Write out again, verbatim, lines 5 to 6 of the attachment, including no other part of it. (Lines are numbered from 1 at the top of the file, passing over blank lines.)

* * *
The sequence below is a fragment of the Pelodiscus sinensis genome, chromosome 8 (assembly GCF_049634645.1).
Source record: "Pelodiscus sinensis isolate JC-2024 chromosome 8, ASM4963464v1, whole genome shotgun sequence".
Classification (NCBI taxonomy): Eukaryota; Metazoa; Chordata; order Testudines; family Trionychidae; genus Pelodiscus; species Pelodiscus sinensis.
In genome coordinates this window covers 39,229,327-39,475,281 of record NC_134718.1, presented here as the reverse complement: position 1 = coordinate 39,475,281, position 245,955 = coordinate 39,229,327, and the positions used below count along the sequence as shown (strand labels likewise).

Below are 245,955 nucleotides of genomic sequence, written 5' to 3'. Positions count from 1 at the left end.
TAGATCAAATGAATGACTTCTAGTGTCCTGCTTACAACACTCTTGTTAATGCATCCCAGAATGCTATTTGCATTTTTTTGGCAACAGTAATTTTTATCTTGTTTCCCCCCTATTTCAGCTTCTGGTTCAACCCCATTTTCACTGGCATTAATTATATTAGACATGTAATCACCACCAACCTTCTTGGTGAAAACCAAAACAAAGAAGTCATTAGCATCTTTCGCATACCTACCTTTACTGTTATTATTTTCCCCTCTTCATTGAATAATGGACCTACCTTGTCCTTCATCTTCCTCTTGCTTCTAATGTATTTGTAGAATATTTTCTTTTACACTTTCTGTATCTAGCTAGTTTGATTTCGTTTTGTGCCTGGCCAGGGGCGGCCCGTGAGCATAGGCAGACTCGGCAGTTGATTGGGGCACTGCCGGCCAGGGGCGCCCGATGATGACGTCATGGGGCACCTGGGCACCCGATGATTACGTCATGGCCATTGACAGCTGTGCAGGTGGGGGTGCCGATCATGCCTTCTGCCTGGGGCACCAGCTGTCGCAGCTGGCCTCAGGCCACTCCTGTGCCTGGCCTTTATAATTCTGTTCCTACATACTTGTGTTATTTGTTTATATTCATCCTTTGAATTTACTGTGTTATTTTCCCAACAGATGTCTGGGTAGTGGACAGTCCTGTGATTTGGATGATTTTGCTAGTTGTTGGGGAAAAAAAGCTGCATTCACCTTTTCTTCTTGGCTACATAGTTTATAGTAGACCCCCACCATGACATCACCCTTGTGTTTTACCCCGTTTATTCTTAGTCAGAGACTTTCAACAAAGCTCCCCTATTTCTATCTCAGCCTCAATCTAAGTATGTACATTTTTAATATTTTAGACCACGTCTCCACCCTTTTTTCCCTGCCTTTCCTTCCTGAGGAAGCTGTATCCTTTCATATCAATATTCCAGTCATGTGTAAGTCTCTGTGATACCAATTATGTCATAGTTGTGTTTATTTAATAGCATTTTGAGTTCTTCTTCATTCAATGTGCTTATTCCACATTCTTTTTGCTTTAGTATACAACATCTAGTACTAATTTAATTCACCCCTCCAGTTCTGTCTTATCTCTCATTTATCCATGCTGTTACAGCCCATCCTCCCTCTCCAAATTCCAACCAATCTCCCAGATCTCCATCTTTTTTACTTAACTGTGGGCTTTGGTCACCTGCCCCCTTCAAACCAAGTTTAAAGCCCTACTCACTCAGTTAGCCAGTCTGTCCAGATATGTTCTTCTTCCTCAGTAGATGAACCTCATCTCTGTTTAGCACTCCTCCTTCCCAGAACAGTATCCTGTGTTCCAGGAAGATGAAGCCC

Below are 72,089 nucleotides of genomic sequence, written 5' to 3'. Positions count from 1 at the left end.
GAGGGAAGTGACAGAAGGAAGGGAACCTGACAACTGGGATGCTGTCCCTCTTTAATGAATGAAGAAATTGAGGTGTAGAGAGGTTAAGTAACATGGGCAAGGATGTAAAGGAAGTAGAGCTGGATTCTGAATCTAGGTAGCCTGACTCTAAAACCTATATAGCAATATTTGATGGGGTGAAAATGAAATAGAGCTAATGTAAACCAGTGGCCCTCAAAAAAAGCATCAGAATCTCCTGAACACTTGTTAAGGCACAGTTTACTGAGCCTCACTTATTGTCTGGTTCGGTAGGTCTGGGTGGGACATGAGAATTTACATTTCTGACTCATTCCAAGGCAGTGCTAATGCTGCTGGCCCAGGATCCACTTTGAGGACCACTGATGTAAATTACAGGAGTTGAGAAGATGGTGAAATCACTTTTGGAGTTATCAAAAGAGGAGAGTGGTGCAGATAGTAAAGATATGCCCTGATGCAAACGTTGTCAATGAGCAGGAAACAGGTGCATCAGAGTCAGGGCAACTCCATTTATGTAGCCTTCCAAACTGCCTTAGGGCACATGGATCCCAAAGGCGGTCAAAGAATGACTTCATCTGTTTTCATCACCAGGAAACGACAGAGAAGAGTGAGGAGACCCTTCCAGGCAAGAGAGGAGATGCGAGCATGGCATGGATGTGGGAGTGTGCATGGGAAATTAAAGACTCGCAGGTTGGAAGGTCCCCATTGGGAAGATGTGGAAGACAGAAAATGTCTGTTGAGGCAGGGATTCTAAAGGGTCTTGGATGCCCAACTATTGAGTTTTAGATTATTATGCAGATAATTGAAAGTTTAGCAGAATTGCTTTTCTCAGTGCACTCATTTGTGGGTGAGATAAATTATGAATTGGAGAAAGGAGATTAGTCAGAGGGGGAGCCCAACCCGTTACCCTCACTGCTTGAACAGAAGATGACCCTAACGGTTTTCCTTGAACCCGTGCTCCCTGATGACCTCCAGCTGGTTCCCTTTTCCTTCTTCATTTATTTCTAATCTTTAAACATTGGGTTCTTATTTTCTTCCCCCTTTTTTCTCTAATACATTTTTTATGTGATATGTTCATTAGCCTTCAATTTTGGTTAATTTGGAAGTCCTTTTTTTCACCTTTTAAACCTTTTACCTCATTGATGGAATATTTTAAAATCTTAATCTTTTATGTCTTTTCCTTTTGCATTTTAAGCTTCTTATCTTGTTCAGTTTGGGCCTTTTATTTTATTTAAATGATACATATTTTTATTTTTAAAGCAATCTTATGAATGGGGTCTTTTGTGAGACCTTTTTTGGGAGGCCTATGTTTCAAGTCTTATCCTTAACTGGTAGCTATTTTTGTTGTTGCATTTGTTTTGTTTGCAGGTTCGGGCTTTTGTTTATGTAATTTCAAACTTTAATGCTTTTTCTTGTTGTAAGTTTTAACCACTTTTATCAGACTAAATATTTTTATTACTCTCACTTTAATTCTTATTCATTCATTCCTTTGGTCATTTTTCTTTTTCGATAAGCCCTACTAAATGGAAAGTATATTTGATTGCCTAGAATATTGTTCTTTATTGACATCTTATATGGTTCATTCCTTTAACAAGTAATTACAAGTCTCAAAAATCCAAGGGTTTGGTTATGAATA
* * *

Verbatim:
Below are 245,955 nucleotides of genomic sequence, written 5' to 3'. Positions count from 1 at the left end.
TAGATCAAATGAATGACTTCTAGTGTCCTGCTTACAACACTCTTGTTAATGCATCCCAGAATGCTATTTGCATTTTTTTGGCAACAGTAATTTTTATCTTGTTTCCCCCCTATTTCAGCTTCTGGTTCAACCCCATTTTCACTGGCATTAATTATATTAGACATGTAATCACCACCAACCTTCTTGGTGAAAACCAAAACAAAGAAGTCATTAGCATCTTTCGCATACCTACCTTTACTGTTATTATTTTCCCCTCTTCATTGAATAATGGACCTACCTTGTCCTTCATCTTCCTCTTGCTTCTAATGTATTTGTAGAATATTTTCTTTTACACTTTCTGTATCTAGCTAGTTTGATTTCGTTTTGTGCCTGGCCAGGGGCGGCCCGTGAGCATAGGCAGACTCGGCAGTTGATTGGGGCACTGCCGGCCAGGGGCGCCCGATGATGACGTCATGGGGCACCTGGGCACCCGATGATTACGTCATGGCCATTGACAGCTGTGCAGGTGGGGGTGCCGATCATGCCTTCTGCCTGGGGCACCAGCTGTCGCAGCTGGCCTCAGGCCACTCCTGTGCCTGGCCTTTATAATTCTGTTCCTACATACTTGTGTTATTTGTTTATATTCATCCTTTGAATTTACTGTGTTATTTTCCCAACAGATGTCTGGGTAGTGGACAGTCCTGTGATTTGGATGATTTTGCTAGTTGTTGGGGAAAAAAAGCTGCATTCACCTTTTCTTCTTGGCTACATAGTTTATAGTAGACCCCCACCATGACATCACCCTTGTGTTTTACCCCGTTTATTCTTAGTCAGAGACTTTCAACAAAGCTCCCCTATTTCTATCTCAGCCTCAATCTAAGTATGTACATTTTTAATATTTTAGACCACGTCTCCACCCTTTTTTCCCTGCCTTTCCTTCCTGAGGAAGCTGTATCCTTTCATATCAATATTCCAGTCATGTGTAAGTCTCTGTGATACCAATTATGTCATAGTTGTGTTTATTTAATAGCATTTTGAGTTCTTCTTCATTCAATGTGCTTATTCCACATTCTTTTTGCTTTAGTATACAACATCTAGTACTAATTTAATTCACCCCTCCAGTTCTGTCTTATCTCTCATTTATCCATGCTGTTACAGCCCATCCTCCCTCTCCAAATTCCAACCAATCTCCCAGATCTCCATCTTTTTTACTTAACTGTGGGCTTTGGTCACCTGCCCCCTTCAAACCAAGTTTAAAGCCCTACTCACTCAGTTAGCCAGTCTGTCCAGATATGTTCTTCTTCCTCAGTAGATGAACCTCATCTCTGTTTAGCACTCCTCCTTCCCAGAACAGTATCCTGTGTTCCAGGAAGATGAAGCCC